Can neighborhood outreach reduce inner-city gun violence in the U.S.?
Researchers are looking into how intervention programs cut homicide rates
The gunshots ripped through a house party before dawn on Chicago’s South Side. By the time the 27-year-old victim arrived by ambulance at a hospital, he was dead from multiple bullet wounds.
Unlike the violence seen in classic turf wars among gangs fighting over, say, control of an illegal drug market, no gang leader had ordered the Sept. 1 killing of Yarmel Williams. Instead, he had apparently been targeted following a war of words over social media. Known on the street and online as 051 Melly, Williams belonged to one of Chicago’s many informal, neighborhood groups, or cliques, of young, African-American men who follow a deadly code: perceived slights and past slayings of friends by rivals must be avenged through the barrel of a gun.
Neighborhood clique members “live in their own, isolated culture that glorifies gun violence and warps how they see themselves as black men,” says Lance Williams, a professor of urban studies at Northeastern Illinois University in Chicago who is not related to Yarmel Williams.
Cliques have names and members who formerly belonged to different, even rival, Chicago gangs that have since dissolved. But unlike gangs, cliques have no top dogs. Instead, each person decides on his own, often spontaneously, whether to shoot someone. Personal beefs can quickly turn deadly.
Well-intentioned laws won’t stop shootings by young men competing over whose clique has scored the most fatalities, Williams says, who has studied youth violence and worked 30 years among Chicago gang and clique members. So currently proposed gun control legislation is unlikely to deter this inner-city violence.
Instead, some researchers are looking into the effectiveness of outreach programs that deal directly with violence-prone individuals to dissuade them, and perhaps peers they later encounter, from gun crime. Williams calls for innovative education, job opportunities and gun violence prevention programs. “Policy makers need to understand that we have to rebuild healthy identities and world views,” he says.
Mass public shootings in U.S. workplaces, malls and schools have raised alarms about gun safety (SN: 3/23/18). Such shootings, involving four or more victims, killed 399 people in the United States this year as of October 31, according to the nonprofit Gun Violence Archive.
But these rampages, committed primarily by young, white men, have also received far more media attention than inner-city shootings between young, black men in the poorest neighborhoods. The Chicago Tribune newspaper counted 436 homicides — mostly young, black men shot and killed by other young, black men — in Chicago alone through October 26. That homicide rate is consistent with annual rates in Chicago since 2014. That same story is playing out in other Rust Belt cities, including Detroit, St. Louis, Cleveland, Milwaukee and Memphis, Tenn.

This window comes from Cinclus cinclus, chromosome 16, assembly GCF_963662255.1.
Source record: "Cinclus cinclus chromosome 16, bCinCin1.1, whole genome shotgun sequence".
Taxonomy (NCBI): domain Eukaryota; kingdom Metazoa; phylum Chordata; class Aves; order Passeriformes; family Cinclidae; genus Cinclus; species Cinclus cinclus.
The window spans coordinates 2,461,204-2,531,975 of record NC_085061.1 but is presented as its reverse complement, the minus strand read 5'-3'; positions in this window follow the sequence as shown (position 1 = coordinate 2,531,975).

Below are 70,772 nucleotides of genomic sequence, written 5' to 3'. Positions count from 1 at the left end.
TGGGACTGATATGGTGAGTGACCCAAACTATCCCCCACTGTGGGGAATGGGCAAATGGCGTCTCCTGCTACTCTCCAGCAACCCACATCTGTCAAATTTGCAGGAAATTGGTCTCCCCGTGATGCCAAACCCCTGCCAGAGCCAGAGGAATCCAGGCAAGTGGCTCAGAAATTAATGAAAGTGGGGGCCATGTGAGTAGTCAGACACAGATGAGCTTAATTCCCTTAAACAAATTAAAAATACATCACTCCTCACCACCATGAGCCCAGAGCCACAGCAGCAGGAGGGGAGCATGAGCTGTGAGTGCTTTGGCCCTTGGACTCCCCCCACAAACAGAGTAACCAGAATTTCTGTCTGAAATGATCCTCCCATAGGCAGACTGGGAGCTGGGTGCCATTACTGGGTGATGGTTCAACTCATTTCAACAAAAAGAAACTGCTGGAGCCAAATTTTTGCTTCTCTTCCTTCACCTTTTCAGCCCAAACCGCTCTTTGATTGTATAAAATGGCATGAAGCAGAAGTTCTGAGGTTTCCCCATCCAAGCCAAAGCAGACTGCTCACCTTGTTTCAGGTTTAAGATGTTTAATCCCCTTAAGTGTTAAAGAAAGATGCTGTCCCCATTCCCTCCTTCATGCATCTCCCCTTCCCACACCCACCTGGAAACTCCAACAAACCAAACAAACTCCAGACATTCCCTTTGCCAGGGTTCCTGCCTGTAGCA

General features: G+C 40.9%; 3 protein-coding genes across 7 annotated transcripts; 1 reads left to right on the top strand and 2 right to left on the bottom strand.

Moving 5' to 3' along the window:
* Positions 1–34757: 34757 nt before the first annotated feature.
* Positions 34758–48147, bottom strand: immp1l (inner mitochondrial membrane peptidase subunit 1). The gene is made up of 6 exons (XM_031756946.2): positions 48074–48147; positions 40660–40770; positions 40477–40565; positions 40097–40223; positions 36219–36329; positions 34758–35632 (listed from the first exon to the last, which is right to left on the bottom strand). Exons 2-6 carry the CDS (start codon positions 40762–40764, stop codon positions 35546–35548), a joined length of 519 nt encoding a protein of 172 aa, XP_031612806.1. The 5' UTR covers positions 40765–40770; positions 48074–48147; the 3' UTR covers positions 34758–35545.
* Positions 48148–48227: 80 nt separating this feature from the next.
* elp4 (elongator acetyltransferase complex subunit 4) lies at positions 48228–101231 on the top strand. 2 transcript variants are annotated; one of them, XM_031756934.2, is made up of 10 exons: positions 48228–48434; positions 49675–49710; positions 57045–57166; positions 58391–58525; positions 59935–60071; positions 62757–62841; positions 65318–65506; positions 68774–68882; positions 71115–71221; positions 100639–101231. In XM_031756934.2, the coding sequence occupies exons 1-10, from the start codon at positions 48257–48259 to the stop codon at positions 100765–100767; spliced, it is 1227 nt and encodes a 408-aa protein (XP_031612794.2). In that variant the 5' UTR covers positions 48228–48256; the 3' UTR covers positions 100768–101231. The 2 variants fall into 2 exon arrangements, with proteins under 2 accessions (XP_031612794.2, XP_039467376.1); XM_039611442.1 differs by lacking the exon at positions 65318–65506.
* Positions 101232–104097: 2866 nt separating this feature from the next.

Inner-city gun violence mostly occurs within small networks of people who know each other, as allies or enemies, and are at high risk for becoming violent. Those groups typically account for 0.5 percent or less of a city’s population.
But gun regulations proposed in the wake of mass shootings, such as expanded background checks and limits on sales of certain firearms (SN: 5/21/18), would probably do little to stop shootings within those volatile social webs, Williams says.
Partly that’s because gun violence has burrowed deep into the daily lives of Chicago’s neighborhood cliques. A popular line of rap videos, known in Chicago as drill rap, celebrates shootings with rapid-fire rhymes. In addition, guns are easy to acquire on the streets, whatever gun control laws may be on the books. In this explosive atmosphere, gun violence prevention programs are working to encourage young men deemed at risk of violence — because they have extensive arrest records or affiliations with violent groups — to spread a “don’t shoot” message to their friends and comrades.
It’s not a new idea. The first such program, called Operation Ceasefire, was launched in Boston in 1994 to quell gang violence that had been fueled by a crack cocaine epidemic. Many other cities plagued by gun violence soon followed suit. Fatal and nonfatal shootings declined in high-crime neighborhoods and in violent gangs, often by 30 percent or more, in the year or two after such interventions.
But how such interventions work, and the true extent to which they work, has gone unexplored, says criminologist George Tita of the University of California, Irvine. It’s not known, for instance, if gang and clique members who participate in interventions tell their friends who didn’t attend to avoid or reduce revenge killings. And since U.S. homicide rates have declined substantially after peaking in the mid-1990s, possibly due to declines in crack cocaine use, rising employment rates and other factors, it’s hard to know how much any particular gun violence program contributed to declines in shootings.
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“It’s time to start evaluating the behavior of individuals, not just groups, exposed to these interventions,” Tita says. In that way, investigators can establish not only whether someone who attends a gun violence prevention program becomes less violent, but also whether that person’s social contacts follow suit.
George Wood and Andrew Papachristos, sociologists at Northwestern University just north of Chicago in the city of Evanston, Ill., have looked into the how gun violence prevention efforts have played out in the city where 051 Melly was gunned down.
Their work, published August 19 in Nature Human Behavior, focuses on a Chicago intervention that, between August 2010 and June 2016, invited violent offenders, identified via Chicago Police Department records, to one-hour meetings, known as call-ins, held in community centers and other public places. The study tracks recorded instances of being shot among nearly 8,500 individuals, including program participants and their associates, who are known from arrest records, police and outreach workers to be involved in violent groups.